The Ancient Men with Their “Past” and Their “Future”
Let’s take a quick glance at this assumption on how man has first come to acknowledge the presence of the past and the future and thought of himself as moving from time to time.
Long before the invention of the time scales, the cave men, uncivilized as they were, had already been in possession of memory. It is possible that in those days, whenever the sky lit up at sunrise, the only word they would say (of course, in their simple language) to refer to such a phenomenon was “day,” Similarly, whenever the sky turned dark after sunset, the only word they would possibly say to refer to this change was “night.” Now engulfed by night, they would accordingly feel that they had passed the day. During the day, they would be well aware that the night would soon come. Similarly, at night they would also know for certain that the day would sooner or later return. That the cave men had such an awareness was an outcome of the very fact that these changes, apart from being their routine experience, had also been recorded in their brains. Later, however, with the advancement man made in his way of thinking, he began to divide the day into morning, the time when the sun rises; noon, the time when the sun is shining right above his head; and evening, the time after the sun sets.
Thus, whenever afternoon came, he would say, “we have already passed the morning, and soon we shall pass the evening too.” It could therefore be said that even in those days man had already been familiar with such expressions as “things that have passed” and “things that have to be passed.” “Time” is thus a term coined by man to distinguish the changing conditions as indicated by the scales on the Sundial, just the way the term “length” is coined to refer to the distance of anything as measured from end to end, and the term “area” to refer to the measurement of a surface.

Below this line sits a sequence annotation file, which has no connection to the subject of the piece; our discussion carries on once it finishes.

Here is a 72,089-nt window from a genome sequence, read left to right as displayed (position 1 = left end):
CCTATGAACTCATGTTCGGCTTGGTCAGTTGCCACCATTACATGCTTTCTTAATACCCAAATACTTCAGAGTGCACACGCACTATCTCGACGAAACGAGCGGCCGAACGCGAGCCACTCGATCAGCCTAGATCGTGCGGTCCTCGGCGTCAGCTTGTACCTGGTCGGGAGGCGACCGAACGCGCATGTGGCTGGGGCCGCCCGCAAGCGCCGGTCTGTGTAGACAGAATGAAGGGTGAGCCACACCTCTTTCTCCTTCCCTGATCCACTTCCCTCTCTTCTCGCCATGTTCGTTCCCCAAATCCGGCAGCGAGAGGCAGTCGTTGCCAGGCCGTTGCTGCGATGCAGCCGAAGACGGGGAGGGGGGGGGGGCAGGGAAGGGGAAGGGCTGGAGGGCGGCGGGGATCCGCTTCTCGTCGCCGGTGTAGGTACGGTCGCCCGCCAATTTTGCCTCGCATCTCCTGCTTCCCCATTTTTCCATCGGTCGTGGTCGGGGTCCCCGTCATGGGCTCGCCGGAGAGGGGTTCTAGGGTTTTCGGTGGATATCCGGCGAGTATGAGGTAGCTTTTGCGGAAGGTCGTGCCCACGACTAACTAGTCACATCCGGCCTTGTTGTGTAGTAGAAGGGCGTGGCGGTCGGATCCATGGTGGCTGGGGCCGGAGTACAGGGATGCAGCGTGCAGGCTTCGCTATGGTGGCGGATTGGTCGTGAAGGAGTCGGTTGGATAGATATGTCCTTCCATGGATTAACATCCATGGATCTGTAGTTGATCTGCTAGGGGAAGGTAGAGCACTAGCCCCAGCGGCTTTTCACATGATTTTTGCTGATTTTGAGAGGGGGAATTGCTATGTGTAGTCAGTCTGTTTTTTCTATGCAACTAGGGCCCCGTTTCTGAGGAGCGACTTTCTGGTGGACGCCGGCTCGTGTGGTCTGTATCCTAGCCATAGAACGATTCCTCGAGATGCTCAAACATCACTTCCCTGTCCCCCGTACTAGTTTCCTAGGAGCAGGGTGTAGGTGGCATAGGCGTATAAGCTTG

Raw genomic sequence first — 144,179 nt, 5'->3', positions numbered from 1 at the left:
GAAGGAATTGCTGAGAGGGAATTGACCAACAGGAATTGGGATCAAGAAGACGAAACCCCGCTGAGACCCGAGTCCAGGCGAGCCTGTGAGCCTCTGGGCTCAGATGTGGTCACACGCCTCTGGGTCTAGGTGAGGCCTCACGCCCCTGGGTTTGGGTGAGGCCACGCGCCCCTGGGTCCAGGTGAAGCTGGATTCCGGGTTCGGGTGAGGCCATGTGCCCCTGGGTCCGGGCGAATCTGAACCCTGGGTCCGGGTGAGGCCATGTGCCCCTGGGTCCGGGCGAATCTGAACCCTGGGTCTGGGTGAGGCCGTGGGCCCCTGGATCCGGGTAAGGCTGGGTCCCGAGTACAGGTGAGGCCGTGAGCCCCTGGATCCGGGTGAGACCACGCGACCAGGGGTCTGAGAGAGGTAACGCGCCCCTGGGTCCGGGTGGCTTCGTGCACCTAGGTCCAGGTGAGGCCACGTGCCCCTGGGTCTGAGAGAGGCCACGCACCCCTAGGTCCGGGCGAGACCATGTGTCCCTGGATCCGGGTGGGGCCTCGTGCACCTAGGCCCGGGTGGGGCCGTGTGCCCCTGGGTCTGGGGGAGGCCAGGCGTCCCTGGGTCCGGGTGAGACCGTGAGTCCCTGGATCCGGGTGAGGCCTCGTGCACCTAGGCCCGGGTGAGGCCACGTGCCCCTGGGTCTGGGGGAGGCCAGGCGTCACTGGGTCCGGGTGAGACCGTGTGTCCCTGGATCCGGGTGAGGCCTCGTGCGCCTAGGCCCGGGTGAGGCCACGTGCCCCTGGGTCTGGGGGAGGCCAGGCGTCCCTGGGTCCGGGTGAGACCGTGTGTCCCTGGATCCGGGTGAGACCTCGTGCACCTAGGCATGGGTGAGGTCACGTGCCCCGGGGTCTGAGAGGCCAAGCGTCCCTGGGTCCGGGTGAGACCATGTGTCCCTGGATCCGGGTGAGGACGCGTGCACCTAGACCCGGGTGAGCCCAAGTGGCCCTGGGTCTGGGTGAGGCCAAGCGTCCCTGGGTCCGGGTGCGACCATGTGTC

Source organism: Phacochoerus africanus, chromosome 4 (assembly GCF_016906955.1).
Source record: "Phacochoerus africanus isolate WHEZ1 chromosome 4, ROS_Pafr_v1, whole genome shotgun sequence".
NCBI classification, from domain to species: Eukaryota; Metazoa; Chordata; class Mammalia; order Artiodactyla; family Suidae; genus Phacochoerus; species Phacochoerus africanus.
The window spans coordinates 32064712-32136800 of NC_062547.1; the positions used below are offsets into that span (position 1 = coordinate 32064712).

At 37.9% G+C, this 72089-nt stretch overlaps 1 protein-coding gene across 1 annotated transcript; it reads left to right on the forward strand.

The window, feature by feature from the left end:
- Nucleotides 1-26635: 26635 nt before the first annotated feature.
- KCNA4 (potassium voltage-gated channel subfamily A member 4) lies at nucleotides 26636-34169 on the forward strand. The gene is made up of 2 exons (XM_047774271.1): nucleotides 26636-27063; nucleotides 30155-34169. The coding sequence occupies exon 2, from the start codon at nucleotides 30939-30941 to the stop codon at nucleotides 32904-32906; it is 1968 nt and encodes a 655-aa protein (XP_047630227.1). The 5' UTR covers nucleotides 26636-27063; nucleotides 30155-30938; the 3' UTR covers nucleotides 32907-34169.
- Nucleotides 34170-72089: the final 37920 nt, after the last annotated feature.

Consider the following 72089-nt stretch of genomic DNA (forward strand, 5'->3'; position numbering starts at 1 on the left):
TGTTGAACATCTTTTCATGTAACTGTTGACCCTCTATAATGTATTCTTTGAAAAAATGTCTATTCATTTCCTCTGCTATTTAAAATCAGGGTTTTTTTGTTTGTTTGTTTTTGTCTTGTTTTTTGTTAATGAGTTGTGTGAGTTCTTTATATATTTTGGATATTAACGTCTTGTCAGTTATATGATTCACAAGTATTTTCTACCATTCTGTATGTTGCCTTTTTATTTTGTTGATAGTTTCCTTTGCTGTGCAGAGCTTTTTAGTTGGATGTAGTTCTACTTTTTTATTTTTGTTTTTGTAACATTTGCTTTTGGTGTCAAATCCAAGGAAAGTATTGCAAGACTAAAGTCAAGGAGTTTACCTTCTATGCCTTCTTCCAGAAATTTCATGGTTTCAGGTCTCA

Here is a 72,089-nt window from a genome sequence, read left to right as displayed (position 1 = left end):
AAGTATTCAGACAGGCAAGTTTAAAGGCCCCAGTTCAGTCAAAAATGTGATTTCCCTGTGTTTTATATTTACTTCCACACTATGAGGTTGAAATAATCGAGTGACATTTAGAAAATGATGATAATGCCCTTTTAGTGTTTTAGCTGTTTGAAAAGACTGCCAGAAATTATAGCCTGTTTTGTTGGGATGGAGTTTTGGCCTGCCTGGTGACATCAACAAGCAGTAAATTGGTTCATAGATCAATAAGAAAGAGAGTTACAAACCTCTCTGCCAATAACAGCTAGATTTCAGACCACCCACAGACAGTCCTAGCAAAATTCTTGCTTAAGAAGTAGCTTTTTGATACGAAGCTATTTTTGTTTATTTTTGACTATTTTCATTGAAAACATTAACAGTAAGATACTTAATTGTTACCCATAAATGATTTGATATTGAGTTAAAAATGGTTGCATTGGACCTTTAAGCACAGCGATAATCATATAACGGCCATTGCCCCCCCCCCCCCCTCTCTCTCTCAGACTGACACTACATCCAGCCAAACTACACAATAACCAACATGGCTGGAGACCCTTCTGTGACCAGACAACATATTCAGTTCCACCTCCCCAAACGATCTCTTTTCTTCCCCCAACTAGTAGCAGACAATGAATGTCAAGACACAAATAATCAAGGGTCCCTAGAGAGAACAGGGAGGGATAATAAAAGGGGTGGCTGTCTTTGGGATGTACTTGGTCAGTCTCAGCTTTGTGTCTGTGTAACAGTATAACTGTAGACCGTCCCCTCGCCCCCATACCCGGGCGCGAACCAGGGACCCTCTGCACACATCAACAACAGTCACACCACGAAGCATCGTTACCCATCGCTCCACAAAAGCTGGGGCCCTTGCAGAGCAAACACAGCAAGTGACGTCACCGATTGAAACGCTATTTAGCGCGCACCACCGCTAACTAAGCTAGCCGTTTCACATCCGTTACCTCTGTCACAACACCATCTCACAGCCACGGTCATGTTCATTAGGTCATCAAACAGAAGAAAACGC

It is from here that we have come to know such words as “time that has already passed” or “the past,” and “time to be passed” or “the future.”
A sundial is an instrument composed of two parts: a gnomon and a dial plane. The gnomon is a metal plate set parallel to the earth’s axis. It is the shadow-producing part that constantly points towards the celestial pole. The dial plane is the flat surface marked with scales, representing the times of day. Time is measured on the basis of the location of the shadow cast by the gnomon on the dial plane. Since the sundial serves its purpose only in the day-time, when the sun is shining, the dial plane thus takes the form of only a semi-circle, on which are marked the time scales which begin at the western side of the plane and end at the eastern side of it. It was by means of this device that man observed that whenever the sun moves from the east to the west, the shadow of the gnomon that fell on the semi-circular dial plane would instead move from the west to the east, tracing the time scales on it. It is on the basis of all these discoveries—the time scales and the direction towards which the shadow moves—that our present clocks and watches are designed. Thus, when morning comes and the shadow of the gnomon of our solar clock falls on the western part of the semi-circular dial, at the figure 7, for instance, any incident that occurs then is recorded in our brains and is said to have taken place at 7 o’clock. If, later, at 12 noon we happen to recall that incident, we are yet inclined to say that it happened at 7 o’clock this morning. And the reason for this is only that at the time we are at 12 o’clock, we say that the figure 7 is the past, and thus anything that occurs at the time represented by the figure 7 is said to have occurred in the past. Needless to say then, any figures after 12 that the shadow of the gnomon will pass will be naturally referred to as time to come or the future.